Cold Sores (also called facial herpes, labial herpes or orofacial herpes) are caused by a virus, usually herpes simplex virus type 1 (HSV-1), which is passed from person to person by direct contact with infected skin or saliva.
Most people are infected with HSV-1 for the first time during childhood. The first infection, known as a primary infection, is not accompanied by symptoms in 70% of individuals. If symptoms do occur, they most often include a fever, flu-like symptoms, a sore mouth and a sore throat (pharyngitis).
Painful blisters can occur on the tongue, in the mouth and near and on the lips. These blisters are most often mild. The blisters, which develop into ulcers, last for approximately 12 days. The number of blisters generally peaks at about 6 days and then decreases. There can be neck pain and enlarged lymph nodes. The lymph nodes can be seen or felt as bumps below the skin. There can be bad breath and drooling. In severe cases, children may refuse to eat or drink because of the pain caused by the infection. In such cases, their guardians should visit a physician. In older people (such as teenagers) who become infected with the virus for the first time, the symptoms may be more severe than in young children. The sore throat and flu-like symptoms may be difficult to distinguish from glandular fever.
Recurrent Cold Sores (HSV-1 Infection):
Infection with HSV-1 can cause recurrent symptoms, commonly known as cold sores. Most people are infected with HSV-1 but only one-fifth to two-fifths are thought to develop cold sores. Many people, who experience cold sores, have two or three outbreaks (recurrences) each year. Recurrences are shorter and there is generally less discomfort than during a primary infection. Blisters tend to be more localized than during a primary infection and normally heal within 8–10 days. Pain subsides quickly, often in 4–5 days. The triggers for a cold sore outbreak are not certain but may include sunlight (UV light), fever, stress, or surgical procedures (e.g. dentistry).
Cause of Cold Sores
You get Cold Sores due to virus reactivating in our bodies
The Virus that Causes Cold Sores is Infectious
The Virus from Cold Sores can infect other areas of the body
Early Treatment Can Help Eliminate the Cold Sore
Cold Sores - Prevent and Treat Them
Cold sores are very common and quite contagious. Sometimes referred to as fever blisters, cold sores are caused by the herpes simplex1 virus (HSV-1). They can appear as a single blister or cluster of them, often recurring in the same location, including on and around your lips, nose, chin or cheeks. Cold sores are often confused with canker sores, but canker sores are actually sores or ulcers that occur inside your mouth, and are not contagious.
Causes and Triggers
We are usually infected by the virus when we are children, and once the virus enters our bodies it never leaves. Most of the times, the virus quietly hides or sleeps in our central nervous system, but certain triggers cause it to "wake up" and cause cold sores. Common triggers include stress, menstruation, sunlight, fever, dry chapped lips, or local skin trauma.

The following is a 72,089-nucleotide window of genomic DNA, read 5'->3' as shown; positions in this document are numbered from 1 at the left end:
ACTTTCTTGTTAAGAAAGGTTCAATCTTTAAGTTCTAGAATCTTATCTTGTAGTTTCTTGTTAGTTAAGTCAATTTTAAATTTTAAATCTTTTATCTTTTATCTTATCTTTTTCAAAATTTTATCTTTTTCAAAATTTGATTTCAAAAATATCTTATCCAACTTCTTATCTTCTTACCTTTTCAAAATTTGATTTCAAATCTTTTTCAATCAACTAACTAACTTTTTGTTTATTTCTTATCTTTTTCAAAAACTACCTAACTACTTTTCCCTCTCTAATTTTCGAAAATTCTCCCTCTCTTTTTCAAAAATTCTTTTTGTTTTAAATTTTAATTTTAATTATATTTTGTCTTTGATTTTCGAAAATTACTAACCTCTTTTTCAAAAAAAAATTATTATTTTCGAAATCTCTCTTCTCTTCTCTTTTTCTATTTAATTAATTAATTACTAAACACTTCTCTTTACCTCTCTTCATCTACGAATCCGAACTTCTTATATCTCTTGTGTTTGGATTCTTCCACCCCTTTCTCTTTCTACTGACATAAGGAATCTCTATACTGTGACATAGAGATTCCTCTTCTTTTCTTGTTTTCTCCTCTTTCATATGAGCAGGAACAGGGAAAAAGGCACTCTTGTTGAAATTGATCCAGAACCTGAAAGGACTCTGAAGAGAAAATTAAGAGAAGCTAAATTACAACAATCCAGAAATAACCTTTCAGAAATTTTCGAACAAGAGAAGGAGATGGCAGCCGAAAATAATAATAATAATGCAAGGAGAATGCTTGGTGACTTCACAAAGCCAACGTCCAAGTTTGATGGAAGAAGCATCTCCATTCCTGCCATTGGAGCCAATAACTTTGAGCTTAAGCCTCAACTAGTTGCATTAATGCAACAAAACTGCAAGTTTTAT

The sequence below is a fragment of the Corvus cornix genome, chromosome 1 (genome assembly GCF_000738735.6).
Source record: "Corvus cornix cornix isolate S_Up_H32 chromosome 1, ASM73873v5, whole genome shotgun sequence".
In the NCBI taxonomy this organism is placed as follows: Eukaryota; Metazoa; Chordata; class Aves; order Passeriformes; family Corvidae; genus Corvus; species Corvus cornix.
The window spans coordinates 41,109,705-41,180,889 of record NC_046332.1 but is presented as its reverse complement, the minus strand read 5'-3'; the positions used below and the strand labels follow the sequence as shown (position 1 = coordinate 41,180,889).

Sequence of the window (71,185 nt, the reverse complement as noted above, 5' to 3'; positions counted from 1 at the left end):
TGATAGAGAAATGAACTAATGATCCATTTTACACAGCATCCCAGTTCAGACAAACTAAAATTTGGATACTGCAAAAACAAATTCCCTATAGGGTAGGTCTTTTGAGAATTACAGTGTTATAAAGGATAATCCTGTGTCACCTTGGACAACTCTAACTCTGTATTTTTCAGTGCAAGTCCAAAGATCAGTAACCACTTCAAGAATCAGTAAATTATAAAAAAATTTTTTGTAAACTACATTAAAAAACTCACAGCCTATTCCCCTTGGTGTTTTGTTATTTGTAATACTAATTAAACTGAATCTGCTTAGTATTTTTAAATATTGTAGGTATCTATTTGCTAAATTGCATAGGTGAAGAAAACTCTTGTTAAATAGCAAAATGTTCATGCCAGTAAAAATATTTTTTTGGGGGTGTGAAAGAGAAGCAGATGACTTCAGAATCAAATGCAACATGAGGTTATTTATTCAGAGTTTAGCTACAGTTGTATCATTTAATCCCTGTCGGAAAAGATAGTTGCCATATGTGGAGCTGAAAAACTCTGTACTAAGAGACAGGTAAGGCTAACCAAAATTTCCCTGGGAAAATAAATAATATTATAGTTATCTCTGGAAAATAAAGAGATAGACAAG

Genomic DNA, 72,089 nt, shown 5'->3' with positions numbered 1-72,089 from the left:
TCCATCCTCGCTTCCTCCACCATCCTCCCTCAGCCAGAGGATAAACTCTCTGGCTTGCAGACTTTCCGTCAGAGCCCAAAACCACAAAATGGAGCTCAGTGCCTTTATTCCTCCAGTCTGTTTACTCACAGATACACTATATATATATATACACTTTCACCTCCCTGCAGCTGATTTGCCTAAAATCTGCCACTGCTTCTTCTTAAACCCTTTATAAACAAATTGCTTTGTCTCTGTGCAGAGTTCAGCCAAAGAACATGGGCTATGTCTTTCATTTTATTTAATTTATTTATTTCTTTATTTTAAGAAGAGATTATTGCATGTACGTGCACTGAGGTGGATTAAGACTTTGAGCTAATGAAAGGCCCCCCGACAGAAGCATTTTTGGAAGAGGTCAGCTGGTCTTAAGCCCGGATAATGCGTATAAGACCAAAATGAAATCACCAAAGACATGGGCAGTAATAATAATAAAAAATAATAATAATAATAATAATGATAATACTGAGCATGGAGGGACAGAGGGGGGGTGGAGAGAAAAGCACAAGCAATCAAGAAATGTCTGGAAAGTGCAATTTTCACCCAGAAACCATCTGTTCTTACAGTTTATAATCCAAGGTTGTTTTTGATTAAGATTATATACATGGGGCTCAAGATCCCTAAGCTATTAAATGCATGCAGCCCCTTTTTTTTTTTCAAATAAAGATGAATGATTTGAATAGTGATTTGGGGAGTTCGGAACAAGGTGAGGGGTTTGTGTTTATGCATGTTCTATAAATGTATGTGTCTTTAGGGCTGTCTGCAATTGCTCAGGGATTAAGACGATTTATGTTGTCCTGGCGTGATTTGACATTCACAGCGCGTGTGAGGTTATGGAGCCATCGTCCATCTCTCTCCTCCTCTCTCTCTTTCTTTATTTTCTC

How a Cold Sore Develops
Many people who suffer from cold sores know when one is coming by the distinctive (and often dreaded) tingling or burning, redness, itching or pain they feel around their lips or mouth. This is the first stage of a cold sore and these symptoms are sometimes called prodromal symptoms. This first stage can happen very quickly - from a few hours to a day or two. You might even go to bed without any symptoms and wake up to find you have a cold sore!
The next stage of a cold sore is the formation of one or more blisters. After the blister(s) has developed, it breaks and an unsightly yellow crust forms. Within a few days this crust falls off and leaves behind a pinkish skin that heals without a scar. The entire process usually takes between 8 to 10 days.
It is important to remember that cold sores are contagious. The virus can be passed from person to person and from one area of your body to another through skin-to-skin contact - even when blisters are not present. The virus is often transferred by kissing or oral sex, as well as by hands or fingers that have touched a cold sore. The virus can even be passed by sharing cups, cans, glasses, eating utensils, towels and food items such as sandwiches.
Cold Sore Treatment
You can't cure or prevent cold sores, but you can take steps to reduce how often they occur and shorten the length of an outbreak.
Cold sores often clear up without treatment in 7 to 10 days. Early treatment during the initial tingling or burning stage may stop the blister from forming, or help the cold sore heal faster once it has formed. It's good to know that there are certain antiviral products that can help. Also, herbal and homeopathic preparations are known to stimulate the immune system of the affected individual so as to combat the virus and cause healing of the outbreaks.
Cold Sore Prevention
You can take steps to guard against cold sores - to prevent them from occurring and to prevent the virus from being passed to other parts of your body or to other persons:
Herpes Treatment- A beautiful melange of time-tested resonance homeopathic medicines and homotoxological remedies so as to stimulate the immune system to heal itself following nature's laws.
Symptoms caused by HSV 1 infection (HSV 1 is known to affect the following areas of the body.)
After reviewing the following data you are now in a position to take an informed decision. We hope you make the right choice and we will be with you on your journey to recovery. Please get in touch with any of our Doctors if you need any further information.
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